Here in Scotland, whisky is considered an essential part of our culture and life. So much so that its Gaelic name Uisge-Beatha literally translates as ‘water of life.’
While Ireland also claims to have invented whiskey (Irish term), we have a soft spot for Scottish whisky. And our earliest form of whisky dates back to liquor distillation in 800 AD. It’s believed that these early methods eventually evolved to create today’s version of whisky.
We don’t know the exact date that this liquor distillation process officially became known as whisky. But, one of the earliest records of whisky in Scotland dates back to the 15th-century text Exchequer Rolls.
Since then, over 120 distilleries have sprung up across the country. And, sampling a dram or two is an essential part of visiting Scotland and discovering what makes us tick. After you a few drams, you may find that you’re a true blue-blooded Scot too.
To legally be called Scotch whisky, the liquor must be made in Scotland and follow a specific distillation process. The whisky distilling process uses only water and malted barley to create alcohol under 94.8%. The spirit is then left to mature for three years in oak barrels, before being bottled at an alcohol level below 40%.
Scotch can either be single or blended malt varieties. Single malt is made at one distillery with one type of grain while blended scotch is a mixture of different malts from different distilleries.
Most whisky connoisseurs consider single malts as the cream of the crop and believe that the longer the whisky matures, the better it tastes.
Whisky distilleries are commonly in the Highlands, Scottish Isles and Speyside. However, if you’re short on time and are only visiting Edinburgh, there are still a few places nearby where you can try our famous spirit.
Located at the top of the Royal Mile, near Edinburgh Castle, you won’t need to leave the city to discover some of the country’s best whiskies. The Scotch Whisky Experience represents 90% of Scotland’s whisky industry, so you can learn more about our national drink, visit the World’s Largest Collection of Scotch Whisky including 3,384 different bottles and of course sample a dram or two.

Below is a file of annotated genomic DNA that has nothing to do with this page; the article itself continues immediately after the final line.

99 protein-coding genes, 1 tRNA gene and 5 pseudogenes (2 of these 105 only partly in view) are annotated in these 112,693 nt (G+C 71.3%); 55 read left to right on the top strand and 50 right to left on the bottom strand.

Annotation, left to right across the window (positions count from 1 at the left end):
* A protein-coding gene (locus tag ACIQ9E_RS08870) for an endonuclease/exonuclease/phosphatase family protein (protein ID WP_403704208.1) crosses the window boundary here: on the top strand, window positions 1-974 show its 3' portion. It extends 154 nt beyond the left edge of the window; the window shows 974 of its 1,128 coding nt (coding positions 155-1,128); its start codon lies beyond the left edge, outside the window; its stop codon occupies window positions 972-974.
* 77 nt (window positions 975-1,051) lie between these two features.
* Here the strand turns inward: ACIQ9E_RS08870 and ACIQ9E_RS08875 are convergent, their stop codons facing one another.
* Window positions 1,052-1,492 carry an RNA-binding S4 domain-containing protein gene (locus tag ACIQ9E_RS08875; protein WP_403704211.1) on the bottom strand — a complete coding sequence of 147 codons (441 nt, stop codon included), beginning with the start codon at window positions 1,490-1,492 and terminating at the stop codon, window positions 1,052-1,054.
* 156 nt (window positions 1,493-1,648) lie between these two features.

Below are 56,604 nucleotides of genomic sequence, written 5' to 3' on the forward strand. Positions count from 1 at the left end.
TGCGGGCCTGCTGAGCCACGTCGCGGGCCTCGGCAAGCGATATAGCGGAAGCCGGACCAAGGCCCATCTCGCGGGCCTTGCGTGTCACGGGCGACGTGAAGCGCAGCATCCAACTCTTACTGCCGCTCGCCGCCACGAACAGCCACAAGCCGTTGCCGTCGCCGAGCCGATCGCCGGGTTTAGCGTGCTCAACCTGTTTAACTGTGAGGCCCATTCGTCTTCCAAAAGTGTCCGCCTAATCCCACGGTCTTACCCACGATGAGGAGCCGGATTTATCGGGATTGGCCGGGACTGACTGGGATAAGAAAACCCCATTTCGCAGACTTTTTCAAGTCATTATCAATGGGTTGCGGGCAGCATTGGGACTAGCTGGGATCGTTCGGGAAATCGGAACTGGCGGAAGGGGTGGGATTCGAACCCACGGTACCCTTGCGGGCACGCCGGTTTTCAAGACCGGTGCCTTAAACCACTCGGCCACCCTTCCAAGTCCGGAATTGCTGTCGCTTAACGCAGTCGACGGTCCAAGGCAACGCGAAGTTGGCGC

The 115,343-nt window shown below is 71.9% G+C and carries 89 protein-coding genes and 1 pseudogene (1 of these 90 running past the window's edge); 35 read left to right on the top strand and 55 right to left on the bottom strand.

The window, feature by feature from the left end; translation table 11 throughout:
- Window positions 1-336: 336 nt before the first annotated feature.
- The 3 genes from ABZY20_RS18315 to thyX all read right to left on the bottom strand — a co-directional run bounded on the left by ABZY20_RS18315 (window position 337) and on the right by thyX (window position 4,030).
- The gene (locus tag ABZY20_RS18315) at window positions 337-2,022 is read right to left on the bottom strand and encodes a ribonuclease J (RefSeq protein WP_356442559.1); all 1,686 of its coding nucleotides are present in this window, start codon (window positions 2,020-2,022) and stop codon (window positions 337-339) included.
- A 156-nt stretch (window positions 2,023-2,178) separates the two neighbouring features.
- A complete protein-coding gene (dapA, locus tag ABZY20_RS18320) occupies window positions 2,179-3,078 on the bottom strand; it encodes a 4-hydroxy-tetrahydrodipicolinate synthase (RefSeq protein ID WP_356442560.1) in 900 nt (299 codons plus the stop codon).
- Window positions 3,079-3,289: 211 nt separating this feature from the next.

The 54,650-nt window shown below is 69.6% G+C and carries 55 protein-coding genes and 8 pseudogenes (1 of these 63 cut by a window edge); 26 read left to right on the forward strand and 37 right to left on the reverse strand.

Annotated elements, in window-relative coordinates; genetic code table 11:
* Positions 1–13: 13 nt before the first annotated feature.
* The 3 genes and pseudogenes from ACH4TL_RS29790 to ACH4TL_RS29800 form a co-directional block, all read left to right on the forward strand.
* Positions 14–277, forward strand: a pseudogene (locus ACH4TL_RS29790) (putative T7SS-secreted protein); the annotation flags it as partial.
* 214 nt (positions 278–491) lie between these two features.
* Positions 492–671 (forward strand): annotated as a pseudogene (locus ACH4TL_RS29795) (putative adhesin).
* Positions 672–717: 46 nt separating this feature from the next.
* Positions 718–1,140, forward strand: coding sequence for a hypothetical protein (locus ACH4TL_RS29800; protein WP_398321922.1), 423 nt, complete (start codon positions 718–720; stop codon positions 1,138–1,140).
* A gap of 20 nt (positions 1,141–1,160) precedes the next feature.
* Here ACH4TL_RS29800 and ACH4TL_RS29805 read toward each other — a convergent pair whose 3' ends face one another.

As Edinburgh’s closest distillery, Glenkinchie is only a forty-minute drive (15 miles) from the city centre. Glenkinchie produces a lowland smooth single malt. The Glenkinchie 12 Year Old was named the Best Lowland Single Malt at the 2013 World Whiskies Awards.
You can tour the facilities and learn about how they create their award-winning batches, sample whiskies from Glenkinchie portfolio and buy a bottle or two to bring home.
To get here, you can rent a car and make the short drive or, if you don’t want to drive, take the Glenkinchie shuttle. It runs twice a day (10 am and 1.30pm) seven days a week from Edinburgh city centre.
After Glenkinchie, Tullibardine is the second closest distillery from Edinburgh as it’s only an hour (50 miles) away by car from the city centre.
Tullibardine has been producing single malt whisky since 1949, so is a relatively modern distillery. Today, the distillery produces several types of single malt whisky including aged oak edition single malt whisky, sherry finish malt whisky and other related liqueurs.
To get here, you can hire a car and make the short drive. Hiring a car also gives you the option of exploring the surrounding area of Perthshire. Or, you can take the train to Auchterarder and then a taxi to the distillery.
If you plan to drive to any of these distilleries, please be aware that Scotland has a very low threshold for drinking and driving. So, you won’t be able to sample any of our local whisky should you decide to drive.
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Written by Karen
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